In the first paragraph first sentence, it should be “Logic slime“.

        In the middle paragraph sentence, there is an unwarranted use of both bold and capital. FYI, that is SHOUTING.

        In the last paragraph first row you should add a preposition, “here that” is ungrammatical.

        • IVAN3MAN_AT_LARGE July 24, 2011, 6:19 AM

          Comments are informal, dude!

          • Torbjörn Larsson August 2, 2011, 5:30 PM

            You keep saying that.

            But surely there is a standard, albeit differently? Or what would be the purpose of correcting language in the first place?

            Either all texts need it. Or none.

          • IVAN3MAN_AT_LARGE August 3, 2011, 2:30 PM

            True, but as I’ve already stated, comments are generally informal; it’s how people speak to each other everyday. For instance, the contraction “ain’t” is often heard in educated as well as uneducated speech, but you would not use it in formal writing.

  • Michael July 23, 2011, 3:38 PM

    I’m beginning to think Vesta and the rest of the asteroids in the belt was once a planet that suffered a cataclysmic event. Vesta does not look like it was formed by a collection of space dust & debris on its own. There also looks like there were “rips and tears” on its surface.

    • IVAN3MAN_AT_LARGE July 23, 2011, 7:21 PM

      Quote from Wikipedia – Asteroid belt (Characteristics):

      The total mass of the asteroid belt is estimated to be 3.0×1021 to 3.6×1021 kilograms, which is just 4% of the mass of the Moon. The four largest objects, Ceres, 4 Vesta, 2 Pallas and 10 Hygiea, account for half of the belt’s total mass, with almost one-third accounted for by Ceres alone.

    • Torbjörn Larsson July 24, 2011, 1:20 AM

      The big question is if it is a planetoid or not. (Which build Earth, Venus and perhaps Mercury by impacting together.)

      A planetoid would be large enough to sort out thermally, chemically and gravitationally to hydrostatic equilibrium, and hide all of its past as a collection of impact dust. Ceres and Mars* are believed to be separate planetoids, the former icy so cheating somewhat on the mass requirement.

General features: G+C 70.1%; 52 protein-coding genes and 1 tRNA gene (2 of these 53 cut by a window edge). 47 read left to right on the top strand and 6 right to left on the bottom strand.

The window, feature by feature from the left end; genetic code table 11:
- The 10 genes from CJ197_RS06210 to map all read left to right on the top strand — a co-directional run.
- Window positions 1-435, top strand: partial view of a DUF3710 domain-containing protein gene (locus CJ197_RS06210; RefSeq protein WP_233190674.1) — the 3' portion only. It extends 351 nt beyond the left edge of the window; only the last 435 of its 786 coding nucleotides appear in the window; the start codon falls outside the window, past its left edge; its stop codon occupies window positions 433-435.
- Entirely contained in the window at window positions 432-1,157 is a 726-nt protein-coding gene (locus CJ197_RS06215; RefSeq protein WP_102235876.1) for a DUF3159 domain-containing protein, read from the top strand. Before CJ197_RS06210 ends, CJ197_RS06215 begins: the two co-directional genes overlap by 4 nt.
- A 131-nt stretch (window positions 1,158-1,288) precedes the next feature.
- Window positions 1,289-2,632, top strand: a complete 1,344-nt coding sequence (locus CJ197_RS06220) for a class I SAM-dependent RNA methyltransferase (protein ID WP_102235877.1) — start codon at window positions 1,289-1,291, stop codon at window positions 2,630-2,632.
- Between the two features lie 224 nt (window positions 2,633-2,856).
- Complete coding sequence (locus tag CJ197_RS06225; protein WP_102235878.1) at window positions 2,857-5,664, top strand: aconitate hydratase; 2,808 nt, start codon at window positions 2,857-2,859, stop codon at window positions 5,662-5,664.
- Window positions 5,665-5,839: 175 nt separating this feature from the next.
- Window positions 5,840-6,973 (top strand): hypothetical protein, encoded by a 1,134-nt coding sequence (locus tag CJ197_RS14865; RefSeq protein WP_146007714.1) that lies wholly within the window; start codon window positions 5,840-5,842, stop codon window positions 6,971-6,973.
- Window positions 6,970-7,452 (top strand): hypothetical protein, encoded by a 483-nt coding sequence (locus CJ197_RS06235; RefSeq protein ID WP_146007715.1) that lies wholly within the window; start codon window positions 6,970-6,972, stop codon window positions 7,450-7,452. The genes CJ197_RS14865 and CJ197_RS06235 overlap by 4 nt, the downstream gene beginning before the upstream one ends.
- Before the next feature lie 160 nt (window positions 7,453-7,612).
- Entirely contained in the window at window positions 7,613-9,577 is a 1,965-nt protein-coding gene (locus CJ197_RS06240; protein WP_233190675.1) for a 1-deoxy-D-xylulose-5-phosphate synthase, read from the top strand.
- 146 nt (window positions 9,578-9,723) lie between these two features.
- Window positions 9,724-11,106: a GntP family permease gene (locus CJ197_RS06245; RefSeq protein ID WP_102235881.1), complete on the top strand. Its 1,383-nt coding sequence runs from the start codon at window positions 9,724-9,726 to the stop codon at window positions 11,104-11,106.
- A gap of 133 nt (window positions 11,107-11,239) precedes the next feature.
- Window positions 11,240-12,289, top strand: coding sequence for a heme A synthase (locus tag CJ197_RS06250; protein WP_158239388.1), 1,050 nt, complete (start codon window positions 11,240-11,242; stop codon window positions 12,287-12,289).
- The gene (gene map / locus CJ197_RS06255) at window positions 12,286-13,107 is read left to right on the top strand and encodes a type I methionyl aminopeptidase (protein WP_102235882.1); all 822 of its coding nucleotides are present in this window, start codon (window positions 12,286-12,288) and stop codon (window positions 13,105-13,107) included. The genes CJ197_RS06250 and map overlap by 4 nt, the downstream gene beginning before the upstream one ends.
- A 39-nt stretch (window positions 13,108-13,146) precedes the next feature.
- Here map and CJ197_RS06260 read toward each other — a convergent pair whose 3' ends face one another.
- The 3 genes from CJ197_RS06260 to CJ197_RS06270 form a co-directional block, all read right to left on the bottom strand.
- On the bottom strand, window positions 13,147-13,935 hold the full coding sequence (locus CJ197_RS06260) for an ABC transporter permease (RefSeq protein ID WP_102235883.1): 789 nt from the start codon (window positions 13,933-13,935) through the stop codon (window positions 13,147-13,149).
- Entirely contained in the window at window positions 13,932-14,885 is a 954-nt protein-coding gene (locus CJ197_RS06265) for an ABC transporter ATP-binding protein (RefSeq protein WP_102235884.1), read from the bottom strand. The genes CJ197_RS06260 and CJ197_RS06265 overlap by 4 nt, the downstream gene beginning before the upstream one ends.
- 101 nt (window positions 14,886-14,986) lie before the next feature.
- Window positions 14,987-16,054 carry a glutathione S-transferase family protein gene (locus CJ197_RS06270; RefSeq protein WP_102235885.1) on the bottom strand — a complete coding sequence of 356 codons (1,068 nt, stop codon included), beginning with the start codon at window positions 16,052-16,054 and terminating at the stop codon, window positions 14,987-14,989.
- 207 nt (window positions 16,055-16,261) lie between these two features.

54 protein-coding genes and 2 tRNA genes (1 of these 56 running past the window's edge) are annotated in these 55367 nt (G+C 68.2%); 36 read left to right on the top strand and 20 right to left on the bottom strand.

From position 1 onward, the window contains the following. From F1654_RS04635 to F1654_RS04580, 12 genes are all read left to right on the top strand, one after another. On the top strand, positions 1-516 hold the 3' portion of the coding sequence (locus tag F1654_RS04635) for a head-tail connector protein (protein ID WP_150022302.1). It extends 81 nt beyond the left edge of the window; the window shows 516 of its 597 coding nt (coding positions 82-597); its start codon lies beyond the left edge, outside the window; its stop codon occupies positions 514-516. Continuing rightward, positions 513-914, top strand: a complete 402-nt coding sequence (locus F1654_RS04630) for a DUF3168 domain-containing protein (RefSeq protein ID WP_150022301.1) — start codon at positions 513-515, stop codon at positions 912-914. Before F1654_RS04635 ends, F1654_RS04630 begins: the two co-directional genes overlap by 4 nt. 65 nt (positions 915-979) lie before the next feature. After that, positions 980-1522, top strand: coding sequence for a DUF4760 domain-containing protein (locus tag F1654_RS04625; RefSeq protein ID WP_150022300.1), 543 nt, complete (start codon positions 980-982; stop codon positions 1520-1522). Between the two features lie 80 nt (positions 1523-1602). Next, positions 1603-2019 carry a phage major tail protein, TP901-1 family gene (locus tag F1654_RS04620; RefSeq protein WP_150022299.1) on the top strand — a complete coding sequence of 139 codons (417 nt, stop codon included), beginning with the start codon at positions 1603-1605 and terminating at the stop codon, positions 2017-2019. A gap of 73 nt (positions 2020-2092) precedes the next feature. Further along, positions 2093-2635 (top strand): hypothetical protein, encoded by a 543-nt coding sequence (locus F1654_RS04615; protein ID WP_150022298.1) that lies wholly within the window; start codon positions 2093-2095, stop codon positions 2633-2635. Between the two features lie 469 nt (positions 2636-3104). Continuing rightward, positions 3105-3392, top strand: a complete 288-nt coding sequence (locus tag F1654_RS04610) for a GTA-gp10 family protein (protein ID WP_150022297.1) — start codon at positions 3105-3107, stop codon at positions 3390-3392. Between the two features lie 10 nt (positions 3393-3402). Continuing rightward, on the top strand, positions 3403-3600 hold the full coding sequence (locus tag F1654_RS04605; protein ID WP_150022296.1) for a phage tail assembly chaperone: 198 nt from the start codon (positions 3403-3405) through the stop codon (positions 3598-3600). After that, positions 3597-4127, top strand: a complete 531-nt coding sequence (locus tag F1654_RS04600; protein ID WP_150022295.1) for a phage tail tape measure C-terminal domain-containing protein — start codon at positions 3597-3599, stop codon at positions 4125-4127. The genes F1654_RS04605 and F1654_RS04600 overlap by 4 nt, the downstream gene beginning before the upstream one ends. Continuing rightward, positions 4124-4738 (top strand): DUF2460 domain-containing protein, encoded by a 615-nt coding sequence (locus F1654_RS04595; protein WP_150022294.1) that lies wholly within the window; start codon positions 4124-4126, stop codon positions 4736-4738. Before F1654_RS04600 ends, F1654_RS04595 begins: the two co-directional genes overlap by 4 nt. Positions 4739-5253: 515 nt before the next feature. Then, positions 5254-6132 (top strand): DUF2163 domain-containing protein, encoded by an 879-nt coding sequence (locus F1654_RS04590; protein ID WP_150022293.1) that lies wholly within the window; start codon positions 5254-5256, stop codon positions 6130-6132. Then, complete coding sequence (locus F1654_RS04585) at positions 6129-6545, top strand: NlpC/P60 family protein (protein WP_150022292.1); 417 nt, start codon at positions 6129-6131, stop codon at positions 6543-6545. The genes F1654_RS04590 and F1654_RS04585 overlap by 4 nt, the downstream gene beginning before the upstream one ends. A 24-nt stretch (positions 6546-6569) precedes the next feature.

Now Vesta isn’t spherical enough so it can’t manage it today. But perhaps it did a good enough job before the cooling and impact to make us expect it would look like what we see today.

      —————
      * That is new, but apparently it fits the simulations of planet formation with Jupiter starting to migrate inwards, keeping the asteroids and Mars from growing further by scattering the other planetoids, before migrating outwards to its present orbit.

  • Torbjörn Larsson July 24, 2011, 12:55 AM

    Can you all see the gigantic spaceship that has landed in a crater at the peek of that gigantic mound? (O_o) Seriously, I’m wondering what image artifact I am looking at.

    Speaking of that mound, I hear it is ~ 36 km high, supplanting ~ 21 km Olympus Mons as the highest peak in the solar system. With a little bit of luck we are indeed staring down on the innards of a planetoid around that.

    • squidgeny July 25, 2011, 1:07 PM

      36km high above what though? This is a question that has bugged me for a long time: how do planetary scientists determine “sea level” on a rocky object? There must be some qualifying properties before such a determination can even be made… if the object is too mishapen (like maybe the moons of Mars) it wouldn’t make much sense to measure any ‘mountains’.

      • Justin Hartberger July 26, 2011, 7:51 PM

        I think in this case it would be from the base to the top or rather, ground level instead of sea level.